Wednesday, Final scenic drive. It was with very mixed feelings that I woke this morning. Was I actually keen to get home? My flight back to Bristol was late afternoon, and the car had to be returned by 2.30. The weather promised to be rather better, and I could hope not to have to use the broken umbrella, even to see a little blue sky. It would only have taken me under an hour to get back from Lisle-sur-Tarn to Toulouse airport on main roads, so planned out a route via country roads and villages. Not as spectacular as I had seen on Monday, as the geology was less dramatic, but pleasant – and it would have been even more pleasant had I in fact seen any blue sky. At least there was no rain. Taking the quiet roads enabled me to see and stop at more wildflower-studded meadows, and pretty – if forlorn – houses. This part of France maintains many of the plane trees lining roads, originally designed to shade those walking or driving carts along them. (Other places blame them for car accidents and have ripped them out.) I had never before seen oaks serving the same purpose. Coffee time, and I stopped at a town called Villemur-sur-Tarn. No problem in parking here, though I didn’t go right into the centre, but stopped along an embankment of the Tarn. When I saw this as I walked into the centre, I did wonder if I should have left my phone number in the windscreen! It was reassuring shortly afterwards to find out that the last time that the flooding had come so high was in 1766. The more modern notice must have been for the underground car park I had passed.
Further along the embankment, a very full information panel told me that there had been hydroelectricity here as well, from 1896, and that the factory opposite had made cereal foodstuffs until quite recently. But what’s happened to the celebrated French pavement café? I could find absolutely nowhere, inside or outside, to have a drink! Even the Café de l’Hôtel de Ville was empty, not just of people but of furniture! Fortunately I had water in the car.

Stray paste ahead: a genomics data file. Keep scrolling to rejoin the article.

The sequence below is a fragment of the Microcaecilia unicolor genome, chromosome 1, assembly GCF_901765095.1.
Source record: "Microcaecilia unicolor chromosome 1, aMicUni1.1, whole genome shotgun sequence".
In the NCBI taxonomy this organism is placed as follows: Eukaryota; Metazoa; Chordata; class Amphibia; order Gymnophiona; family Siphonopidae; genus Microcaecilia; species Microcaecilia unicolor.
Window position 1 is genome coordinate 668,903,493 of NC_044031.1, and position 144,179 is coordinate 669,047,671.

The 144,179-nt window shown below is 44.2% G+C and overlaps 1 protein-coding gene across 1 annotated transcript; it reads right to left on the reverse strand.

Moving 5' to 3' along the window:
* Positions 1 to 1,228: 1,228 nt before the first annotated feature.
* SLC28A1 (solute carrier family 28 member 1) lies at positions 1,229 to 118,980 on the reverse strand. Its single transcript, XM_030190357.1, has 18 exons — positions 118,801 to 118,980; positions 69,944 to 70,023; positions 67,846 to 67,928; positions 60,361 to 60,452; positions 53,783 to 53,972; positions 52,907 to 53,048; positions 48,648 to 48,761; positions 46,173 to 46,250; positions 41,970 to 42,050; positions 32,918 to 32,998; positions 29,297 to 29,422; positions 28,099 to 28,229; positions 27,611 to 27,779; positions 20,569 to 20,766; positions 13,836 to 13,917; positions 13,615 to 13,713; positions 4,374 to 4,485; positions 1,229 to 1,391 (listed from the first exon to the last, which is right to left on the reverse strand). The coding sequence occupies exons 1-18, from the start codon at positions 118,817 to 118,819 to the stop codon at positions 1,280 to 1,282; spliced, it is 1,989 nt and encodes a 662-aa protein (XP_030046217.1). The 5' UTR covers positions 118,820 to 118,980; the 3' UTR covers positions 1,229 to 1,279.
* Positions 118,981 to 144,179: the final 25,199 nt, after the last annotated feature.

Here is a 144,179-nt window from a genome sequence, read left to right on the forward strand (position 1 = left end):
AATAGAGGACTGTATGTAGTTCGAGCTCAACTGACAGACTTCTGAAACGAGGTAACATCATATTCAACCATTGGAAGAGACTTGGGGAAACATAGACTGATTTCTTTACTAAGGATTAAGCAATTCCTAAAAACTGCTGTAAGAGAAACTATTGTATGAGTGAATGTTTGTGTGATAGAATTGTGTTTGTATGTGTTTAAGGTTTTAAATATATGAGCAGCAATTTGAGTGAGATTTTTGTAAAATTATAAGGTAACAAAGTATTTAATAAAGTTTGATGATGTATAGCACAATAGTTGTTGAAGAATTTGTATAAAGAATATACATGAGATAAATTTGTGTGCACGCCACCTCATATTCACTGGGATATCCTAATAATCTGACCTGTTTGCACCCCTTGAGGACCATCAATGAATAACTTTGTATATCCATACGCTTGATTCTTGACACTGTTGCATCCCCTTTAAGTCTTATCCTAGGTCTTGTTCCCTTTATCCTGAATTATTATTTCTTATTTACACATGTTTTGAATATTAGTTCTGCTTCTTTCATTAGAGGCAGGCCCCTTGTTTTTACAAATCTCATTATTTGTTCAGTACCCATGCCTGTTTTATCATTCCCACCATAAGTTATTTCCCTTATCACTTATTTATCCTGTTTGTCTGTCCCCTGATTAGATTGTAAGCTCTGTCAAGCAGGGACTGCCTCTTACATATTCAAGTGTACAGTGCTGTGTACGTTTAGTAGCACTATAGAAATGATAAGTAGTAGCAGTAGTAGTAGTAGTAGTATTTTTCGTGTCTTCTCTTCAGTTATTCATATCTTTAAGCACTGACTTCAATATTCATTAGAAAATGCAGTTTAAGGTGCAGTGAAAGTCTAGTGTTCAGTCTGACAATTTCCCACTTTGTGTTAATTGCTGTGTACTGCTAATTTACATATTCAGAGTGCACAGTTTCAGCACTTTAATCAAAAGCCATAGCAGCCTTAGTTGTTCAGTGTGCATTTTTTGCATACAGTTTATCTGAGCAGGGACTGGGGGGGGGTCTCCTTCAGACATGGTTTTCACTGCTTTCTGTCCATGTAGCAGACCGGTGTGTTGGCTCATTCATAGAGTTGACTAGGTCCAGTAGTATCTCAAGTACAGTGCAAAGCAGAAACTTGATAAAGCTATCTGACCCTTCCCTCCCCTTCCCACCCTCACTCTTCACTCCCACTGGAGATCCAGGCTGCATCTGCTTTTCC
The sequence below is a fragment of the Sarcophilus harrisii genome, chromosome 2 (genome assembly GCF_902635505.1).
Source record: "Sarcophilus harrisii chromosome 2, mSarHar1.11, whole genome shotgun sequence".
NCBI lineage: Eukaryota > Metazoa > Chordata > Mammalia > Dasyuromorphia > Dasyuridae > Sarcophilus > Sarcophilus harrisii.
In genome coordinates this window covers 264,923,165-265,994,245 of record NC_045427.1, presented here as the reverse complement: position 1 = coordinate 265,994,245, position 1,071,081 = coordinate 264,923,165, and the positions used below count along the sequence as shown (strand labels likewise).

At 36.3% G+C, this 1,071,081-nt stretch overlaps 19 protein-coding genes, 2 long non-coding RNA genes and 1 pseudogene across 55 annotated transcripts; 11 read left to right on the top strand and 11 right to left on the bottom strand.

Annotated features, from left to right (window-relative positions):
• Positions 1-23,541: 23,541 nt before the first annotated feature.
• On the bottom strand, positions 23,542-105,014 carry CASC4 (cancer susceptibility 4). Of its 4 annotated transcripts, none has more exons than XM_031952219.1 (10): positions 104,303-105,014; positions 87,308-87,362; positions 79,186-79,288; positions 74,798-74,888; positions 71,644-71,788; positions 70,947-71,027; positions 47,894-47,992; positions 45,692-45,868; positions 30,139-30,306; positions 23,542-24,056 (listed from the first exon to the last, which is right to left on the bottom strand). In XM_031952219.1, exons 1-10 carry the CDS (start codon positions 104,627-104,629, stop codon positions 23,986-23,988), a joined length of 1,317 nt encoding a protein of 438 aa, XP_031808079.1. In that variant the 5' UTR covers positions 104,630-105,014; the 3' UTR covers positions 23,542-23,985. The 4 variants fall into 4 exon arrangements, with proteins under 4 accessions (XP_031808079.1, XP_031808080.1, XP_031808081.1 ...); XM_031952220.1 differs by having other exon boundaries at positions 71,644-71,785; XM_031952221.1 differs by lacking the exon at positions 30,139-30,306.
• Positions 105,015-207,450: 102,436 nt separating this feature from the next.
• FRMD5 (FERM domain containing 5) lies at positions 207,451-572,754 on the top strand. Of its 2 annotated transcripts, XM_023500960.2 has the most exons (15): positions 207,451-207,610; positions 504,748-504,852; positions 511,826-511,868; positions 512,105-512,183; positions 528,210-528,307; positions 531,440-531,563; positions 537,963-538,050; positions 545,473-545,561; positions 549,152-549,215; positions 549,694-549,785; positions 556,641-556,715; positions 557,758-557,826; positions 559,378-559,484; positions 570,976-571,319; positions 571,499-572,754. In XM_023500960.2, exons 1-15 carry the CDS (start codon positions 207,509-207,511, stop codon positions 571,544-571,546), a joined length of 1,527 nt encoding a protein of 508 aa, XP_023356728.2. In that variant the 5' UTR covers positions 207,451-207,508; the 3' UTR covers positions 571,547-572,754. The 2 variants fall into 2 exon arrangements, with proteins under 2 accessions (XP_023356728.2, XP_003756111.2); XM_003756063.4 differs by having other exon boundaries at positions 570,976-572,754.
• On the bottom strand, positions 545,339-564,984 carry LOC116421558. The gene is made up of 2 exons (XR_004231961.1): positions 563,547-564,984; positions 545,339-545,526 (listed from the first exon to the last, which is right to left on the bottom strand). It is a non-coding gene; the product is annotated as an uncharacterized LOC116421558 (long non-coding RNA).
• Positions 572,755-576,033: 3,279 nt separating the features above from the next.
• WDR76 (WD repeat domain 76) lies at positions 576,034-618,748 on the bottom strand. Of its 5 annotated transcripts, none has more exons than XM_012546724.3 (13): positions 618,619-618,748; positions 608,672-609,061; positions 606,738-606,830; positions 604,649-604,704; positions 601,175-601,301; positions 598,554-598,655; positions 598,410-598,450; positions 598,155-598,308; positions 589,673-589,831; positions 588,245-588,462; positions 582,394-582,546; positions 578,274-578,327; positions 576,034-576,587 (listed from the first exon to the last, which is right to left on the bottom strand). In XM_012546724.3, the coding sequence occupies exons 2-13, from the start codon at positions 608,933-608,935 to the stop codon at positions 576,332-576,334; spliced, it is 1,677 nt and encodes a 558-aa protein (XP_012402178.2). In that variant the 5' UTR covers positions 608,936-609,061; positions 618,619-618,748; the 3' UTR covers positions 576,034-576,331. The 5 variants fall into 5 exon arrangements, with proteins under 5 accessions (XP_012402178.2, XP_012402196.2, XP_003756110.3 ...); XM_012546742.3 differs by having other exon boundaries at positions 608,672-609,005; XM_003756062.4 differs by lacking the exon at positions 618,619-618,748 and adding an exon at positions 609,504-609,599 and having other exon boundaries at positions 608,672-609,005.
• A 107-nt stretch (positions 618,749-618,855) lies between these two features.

I still had quite a way to go, but didn’t take many more photographs.
Quite near to the airport I went through another town well-known for its region’s wines, Fronton, and saw an enormous co-operative, but couldn’t stop to record it, just this token one of vines. (A bit irksome to read in that link that the area is known for its dry heat.)I hadn’t seen many poppies, which like disturbed ground, at all, so was very pleased, when driving around a town with a huge gravel works, to see these on a recently constructed bank. From now on I was concentrating on getting to the car hire depot on time, and on finding fuel to be able to return the car with a full tank. At the airport it was with great satisfaction that I abandoned my poor, spoke-broken umbrella to a bin!
‘Did you have a good holiday?’ I have been asked since. Hmm. Well, it wasn’t exactly what I’d planned, the highlights being cultural rather than rural, and I did feel deprived. It was pleasing to find that not only the lovely views (obviously) but also the lovely fields of wildflowers (not such a certainty) were still there. It would have been great to enjoy them in the ‘normal’ spring weather for that part of the world at this time of year. Did I enjoy my holiday? Yes, overall I did – but I was very glad to have included Toulouse in my plans! And that I now have an organised nature trip to Madeira to look forward to…
PS. I did buy 100 grams of chocolates from that chocolate shop next to my hotel in Toulouse, and they only make very small ones. So, at one a day, and back now a fortnight, I am looking forward to having the very last one with coffee after my meal this evening.